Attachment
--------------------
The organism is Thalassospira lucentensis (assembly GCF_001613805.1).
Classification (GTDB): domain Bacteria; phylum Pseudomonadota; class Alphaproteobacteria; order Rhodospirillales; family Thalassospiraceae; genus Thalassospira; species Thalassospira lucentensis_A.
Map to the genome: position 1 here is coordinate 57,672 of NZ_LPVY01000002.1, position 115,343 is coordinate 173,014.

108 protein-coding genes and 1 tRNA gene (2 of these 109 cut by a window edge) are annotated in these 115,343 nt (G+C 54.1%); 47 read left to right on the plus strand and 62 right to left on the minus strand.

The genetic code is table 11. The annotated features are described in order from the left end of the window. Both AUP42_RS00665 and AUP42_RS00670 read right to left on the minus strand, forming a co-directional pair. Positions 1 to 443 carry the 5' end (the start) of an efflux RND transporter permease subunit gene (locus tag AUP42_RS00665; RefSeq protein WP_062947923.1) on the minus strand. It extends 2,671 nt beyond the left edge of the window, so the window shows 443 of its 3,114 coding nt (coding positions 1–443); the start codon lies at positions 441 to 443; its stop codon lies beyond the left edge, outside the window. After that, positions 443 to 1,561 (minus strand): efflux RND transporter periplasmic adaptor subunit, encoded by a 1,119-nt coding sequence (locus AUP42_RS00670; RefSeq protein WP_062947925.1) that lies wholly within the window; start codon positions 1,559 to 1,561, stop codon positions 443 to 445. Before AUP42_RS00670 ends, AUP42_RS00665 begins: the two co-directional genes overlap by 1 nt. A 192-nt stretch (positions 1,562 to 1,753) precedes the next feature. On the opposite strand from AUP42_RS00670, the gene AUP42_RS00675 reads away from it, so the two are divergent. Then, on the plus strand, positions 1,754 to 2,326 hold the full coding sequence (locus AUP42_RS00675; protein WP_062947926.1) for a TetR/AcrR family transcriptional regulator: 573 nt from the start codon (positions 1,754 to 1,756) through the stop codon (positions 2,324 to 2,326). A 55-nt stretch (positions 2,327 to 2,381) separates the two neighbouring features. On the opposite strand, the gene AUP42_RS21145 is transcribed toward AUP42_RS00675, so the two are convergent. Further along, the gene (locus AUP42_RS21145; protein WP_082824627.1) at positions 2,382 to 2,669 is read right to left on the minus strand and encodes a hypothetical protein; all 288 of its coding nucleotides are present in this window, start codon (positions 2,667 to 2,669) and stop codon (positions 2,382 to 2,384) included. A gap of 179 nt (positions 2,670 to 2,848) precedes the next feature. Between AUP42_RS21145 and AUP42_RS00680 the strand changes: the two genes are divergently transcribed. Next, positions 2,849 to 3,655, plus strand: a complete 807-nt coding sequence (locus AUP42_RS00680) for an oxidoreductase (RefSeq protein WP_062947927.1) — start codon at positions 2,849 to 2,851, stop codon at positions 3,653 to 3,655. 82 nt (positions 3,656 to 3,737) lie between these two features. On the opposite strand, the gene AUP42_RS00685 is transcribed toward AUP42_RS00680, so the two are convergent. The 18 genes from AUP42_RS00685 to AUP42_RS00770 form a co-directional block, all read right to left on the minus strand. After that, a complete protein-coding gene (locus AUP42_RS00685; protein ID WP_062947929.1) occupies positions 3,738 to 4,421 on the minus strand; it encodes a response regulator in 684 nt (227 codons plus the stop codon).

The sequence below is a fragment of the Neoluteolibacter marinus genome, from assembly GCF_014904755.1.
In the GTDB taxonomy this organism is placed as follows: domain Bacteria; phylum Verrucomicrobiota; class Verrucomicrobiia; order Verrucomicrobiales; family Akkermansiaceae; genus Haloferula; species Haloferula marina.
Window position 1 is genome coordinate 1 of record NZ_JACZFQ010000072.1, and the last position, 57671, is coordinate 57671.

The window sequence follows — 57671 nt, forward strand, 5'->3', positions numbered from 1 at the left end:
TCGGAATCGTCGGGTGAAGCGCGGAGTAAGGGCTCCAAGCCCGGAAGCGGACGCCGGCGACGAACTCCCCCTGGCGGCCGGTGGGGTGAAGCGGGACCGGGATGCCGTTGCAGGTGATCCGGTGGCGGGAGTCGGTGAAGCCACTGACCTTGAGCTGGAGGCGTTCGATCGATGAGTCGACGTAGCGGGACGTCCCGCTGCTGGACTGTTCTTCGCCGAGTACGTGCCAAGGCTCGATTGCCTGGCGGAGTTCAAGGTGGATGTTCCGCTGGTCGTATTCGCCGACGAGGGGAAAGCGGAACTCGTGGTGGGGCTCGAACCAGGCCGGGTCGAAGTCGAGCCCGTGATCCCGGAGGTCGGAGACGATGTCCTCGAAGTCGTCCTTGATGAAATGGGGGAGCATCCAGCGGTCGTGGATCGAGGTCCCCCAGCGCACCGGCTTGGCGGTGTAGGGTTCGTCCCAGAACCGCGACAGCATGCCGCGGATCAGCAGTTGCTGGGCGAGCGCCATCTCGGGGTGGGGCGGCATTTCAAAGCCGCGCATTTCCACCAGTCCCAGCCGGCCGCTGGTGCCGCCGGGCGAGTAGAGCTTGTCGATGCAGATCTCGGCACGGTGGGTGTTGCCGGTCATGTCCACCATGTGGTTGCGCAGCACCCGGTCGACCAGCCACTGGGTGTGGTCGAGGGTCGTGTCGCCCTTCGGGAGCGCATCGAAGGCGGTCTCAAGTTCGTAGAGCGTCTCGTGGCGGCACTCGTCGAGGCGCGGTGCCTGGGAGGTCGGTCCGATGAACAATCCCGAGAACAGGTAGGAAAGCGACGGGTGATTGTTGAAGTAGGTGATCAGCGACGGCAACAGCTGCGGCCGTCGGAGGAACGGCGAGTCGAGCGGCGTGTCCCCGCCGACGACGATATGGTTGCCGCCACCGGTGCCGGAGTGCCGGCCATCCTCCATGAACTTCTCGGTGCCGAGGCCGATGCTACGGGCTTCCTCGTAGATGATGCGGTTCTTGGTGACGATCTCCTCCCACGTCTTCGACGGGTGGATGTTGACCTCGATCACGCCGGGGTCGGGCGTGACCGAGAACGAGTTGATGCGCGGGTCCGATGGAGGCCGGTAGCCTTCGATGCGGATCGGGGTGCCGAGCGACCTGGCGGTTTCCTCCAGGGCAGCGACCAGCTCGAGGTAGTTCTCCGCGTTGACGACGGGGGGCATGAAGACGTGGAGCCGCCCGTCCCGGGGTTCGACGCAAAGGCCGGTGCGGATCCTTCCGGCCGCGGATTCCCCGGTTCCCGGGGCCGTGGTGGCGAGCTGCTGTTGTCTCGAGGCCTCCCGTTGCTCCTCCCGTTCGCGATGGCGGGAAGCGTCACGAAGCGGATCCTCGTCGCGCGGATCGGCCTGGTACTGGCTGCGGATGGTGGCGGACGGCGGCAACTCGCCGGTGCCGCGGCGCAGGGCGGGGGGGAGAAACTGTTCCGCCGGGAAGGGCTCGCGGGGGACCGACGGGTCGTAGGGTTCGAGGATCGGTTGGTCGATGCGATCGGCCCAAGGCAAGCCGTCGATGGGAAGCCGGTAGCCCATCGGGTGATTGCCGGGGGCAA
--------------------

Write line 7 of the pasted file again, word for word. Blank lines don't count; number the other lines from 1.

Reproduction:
In the GTDB taxonomy this organism is placed as follows: domain Bacteria; phylum Verrucomicrobiota; class Verrucomicrobiia; order Verrucomicrobiales; family Akkermansiaceae; genus Haloferula; species Haloferula marina.